Latest update: March 12th, 2015
One week after the 75th commemoration of Kristallnacht in November, my daughter landed in Berlin. In Israel this year for seminary, she and another girl were chosen by a rav in their school to accompany him to Berlin on a kiruv mission.
When my daughter first called me to request permission to go, I was struck by the irony of the suggestion. Kiruv in Berlin. Almost an oxymoron. For someone like me who has sworn never to step foot in Germany, granting her permission wasn’t easy. But in the end I relented. How can I tell my daughter not to do kiruv?
So off she went to the city of Kristallnacht and the cradle of Nazism to introduce the beauty of Judaism to the uninformed. Those uninformed make up approximately 120,000 members of Germany’s Jewish community, mostly Russian Jews who flocked to Germany after the fall of the USSR in 1989 in response to generous government incentives. Like the Jews of Russia who were completely detached from Judaism living under communist rule, these Jews are true examples of a “tinok shenishba.”
My daughter’s experience, though brief, was profound. She encountered mainly students, including a dozen girls studying in the new midrashah in Berlin. Though most were Russian-speaking German Jews, some were non-German Jewish students studying in local universities who were attracted by the kiruv programs. Most were eager to learn about Judaism and sincere in their motivation.
Proud as I am of my daughter’s enthusiasm and her proclivity for outreach, I somehow can’t shake a niggling regret that it had to be in Germany. As the daughter of a Hungarian mother who escaped deportation by running with her family from the Nazis and the daughter-in-law of a Dutch Jewish man whose parents were shot by the Nazis and who was liberated from Bergen Belsen at the age of 12, I am one generation closer to the Holocaust than my daughter. And one degree closer to the idea of shunning anything and everything German.
Many of my friends are children of Holocaust survivors. We grew up with the uncontested notion that buying German products was taboo and visiting Germany unthinkable. Though many countries were complicit with the Nazis during World War II, and many other nations over the centuries perpetrated vicious anti-Semitic acts against Jews, the sheer magnitude and horror of the Holocaust places Germany in a league of its own.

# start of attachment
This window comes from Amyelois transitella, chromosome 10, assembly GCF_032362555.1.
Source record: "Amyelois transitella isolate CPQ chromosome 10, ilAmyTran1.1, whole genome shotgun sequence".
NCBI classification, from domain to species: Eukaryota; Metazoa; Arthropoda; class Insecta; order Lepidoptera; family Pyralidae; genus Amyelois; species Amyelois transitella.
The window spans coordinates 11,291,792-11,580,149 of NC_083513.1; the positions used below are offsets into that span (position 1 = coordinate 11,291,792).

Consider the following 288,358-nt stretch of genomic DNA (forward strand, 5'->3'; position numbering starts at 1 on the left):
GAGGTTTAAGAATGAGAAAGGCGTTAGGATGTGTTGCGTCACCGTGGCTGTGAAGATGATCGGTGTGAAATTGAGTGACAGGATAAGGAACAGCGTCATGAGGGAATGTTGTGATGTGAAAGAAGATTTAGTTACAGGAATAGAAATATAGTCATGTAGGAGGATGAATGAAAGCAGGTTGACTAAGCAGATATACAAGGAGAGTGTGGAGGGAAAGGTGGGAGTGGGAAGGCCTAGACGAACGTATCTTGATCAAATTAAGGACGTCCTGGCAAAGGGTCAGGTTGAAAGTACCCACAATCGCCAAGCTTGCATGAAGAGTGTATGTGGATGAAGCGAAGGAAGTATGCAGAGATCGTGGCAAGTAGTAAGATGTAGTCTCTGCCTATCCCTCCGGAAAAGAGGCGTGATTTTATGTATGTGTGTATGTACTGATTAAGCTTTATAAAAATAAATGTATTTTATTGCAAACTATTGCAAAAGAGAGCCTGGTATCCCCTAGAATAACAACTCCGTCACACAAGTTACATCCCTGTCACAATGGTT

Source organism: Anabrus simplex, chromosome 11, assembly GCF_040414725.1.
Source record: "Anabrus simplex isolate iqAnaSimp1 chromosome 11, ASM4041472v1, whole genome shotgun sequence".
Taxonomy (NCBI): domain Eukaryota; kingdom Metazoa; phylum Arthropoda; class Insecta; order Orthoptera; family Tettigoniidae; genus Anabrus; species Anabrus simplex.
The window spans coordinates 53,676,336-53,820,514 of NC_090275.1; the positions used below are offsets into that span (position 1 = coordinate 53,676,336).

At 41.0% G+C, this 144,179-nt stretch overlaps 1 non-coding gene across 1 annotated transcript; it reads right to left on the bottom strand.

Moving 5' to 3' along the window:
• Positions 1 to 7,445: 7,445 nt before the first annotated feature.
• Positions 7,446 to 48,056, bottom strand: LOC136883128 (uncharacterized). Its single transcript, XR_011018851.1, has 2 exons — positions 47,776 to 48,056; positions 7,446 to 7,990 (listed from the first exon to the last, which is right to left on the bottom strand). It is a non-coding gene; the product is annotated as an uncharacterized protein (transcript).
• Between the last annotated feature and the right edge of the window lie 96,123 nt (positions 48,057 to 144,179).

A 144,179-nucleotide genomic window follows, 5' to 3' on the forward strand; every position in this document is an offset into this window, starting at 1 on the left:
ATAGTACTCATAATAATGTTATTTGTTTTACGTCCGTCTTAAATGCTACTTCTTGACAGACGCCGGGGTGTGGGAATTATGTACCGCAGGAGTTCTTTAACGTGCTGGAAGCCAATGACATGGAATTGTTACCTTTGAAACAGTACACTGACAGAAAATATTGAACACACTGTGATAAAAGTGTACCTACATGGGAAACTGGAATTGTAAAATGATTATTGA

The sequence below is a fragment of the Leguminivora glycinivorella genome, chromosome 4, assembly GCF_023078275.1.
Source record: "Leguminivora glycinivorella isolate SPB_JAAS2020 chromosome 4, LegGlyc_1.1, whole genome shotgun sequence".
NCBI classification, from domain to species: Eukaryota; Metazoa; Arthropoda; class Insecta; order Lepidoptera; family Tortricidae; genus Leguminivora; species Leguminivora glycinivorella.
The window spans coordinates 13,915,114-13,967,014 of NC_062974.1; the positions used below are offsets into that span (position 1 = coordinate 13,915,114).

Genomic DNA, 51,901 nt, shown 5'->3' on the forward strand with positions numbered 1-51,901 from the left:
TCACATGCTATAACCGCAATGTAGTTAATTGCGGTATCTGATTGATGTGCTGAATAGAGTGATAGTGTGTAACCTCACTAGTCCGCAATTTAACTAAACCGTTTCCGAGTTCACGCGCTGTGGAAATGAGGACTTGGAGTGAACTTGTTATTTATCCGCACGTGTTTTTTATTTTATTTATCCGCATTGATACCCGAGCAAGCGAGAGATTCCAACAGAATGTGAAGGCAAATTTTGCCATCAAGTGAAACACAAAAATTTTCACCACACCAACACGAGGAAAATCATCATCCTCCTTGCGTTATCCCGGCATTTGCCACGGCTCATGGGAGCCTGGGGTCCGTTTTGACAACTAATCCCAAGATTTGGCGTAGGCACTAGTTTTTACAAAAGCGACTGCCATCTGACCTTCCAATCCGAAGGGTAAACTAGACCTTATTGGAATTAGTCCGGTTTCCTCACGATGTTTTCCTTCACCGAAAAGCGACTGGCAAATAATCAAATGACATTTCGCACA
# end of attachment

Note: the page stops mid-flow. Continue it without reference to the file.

Indeed, there is an established Brisk shitah that categorizes the Germans as Amalekites. In Fate and Destiny, Rav Yosef Ber Soloveitchik refers to Nazis as Amalekites, citing his father Rabbi Moshe Soloveitchik’s interpretation of Amalek as “any people or group that, filled with maniacal hatred, directs its enmity against” the Jewish people.
Though this is approach is not halacha, the Rav is known to have applied to Nazi Germany the precept that one may not derive material benefit from the products of Amalek. He even told Ben-Gurion after World War II that he was not permitted to accept reparation funds from Germany.
One may view today’s Germans as more conciliatory and apologetic toward Jews and think it unfair to hold them accountable for their fathers’ sins. However, anti-Semitism is alive and well in Germany. Though the most aggressive form of anti-Semitism can be attributed to the Muslim population there, both the far right and the far left of the political spectrum are plagued with nuanced anti-Semitism, much of it cloaked in anti-Israel sentiment.
Kiruv notwithstanding, is a country notorious for its systematic murder of Jews the proper site for rebuilding Jewish communities? Shouldn’t more be done to encourage Russian Jews in Germany who are interested in Yiddishkeit to emigrate to Israel rather than settle in a land drenched in Jewish blood?
Though some Jews might relish the thought of flaunting the rebirth of Jews in Deutschland, perhaps we should look to a different precedent and examine the well-known cherem placed on any Jew living in Spain following the Spanish Inquisition. That famous prohibition follows a lesser-known cherem said to have been placed on the city of York, England, in response to the massacre of Jews there in 1190.
Though no cherem was placed on Germany following the Holocaust, my soul cries out against the resurrection of anything Jewish there. The Holocaust was the single biggest and cruelest atrocity committed against the Jews and it happened in many of our own lifetimes. Though my opposition to the resuscitation of Jewish life in the graveyards of Germany cannot claim any halachic authority, shouldn’t an emotional response have a measure of validity?
I am a firm advocate of kiruv and by no means support the abandonment of our Jewish brothers and sisters wherever they may be. But at what price? I know that if I had been asked to go to Berlin on a kiruv mission, I would not have been able to go through with it.
About the Author: Sara Lehmann, a freelance writer living in Brooklyn, was formerly an editor at a major New York publishing house.
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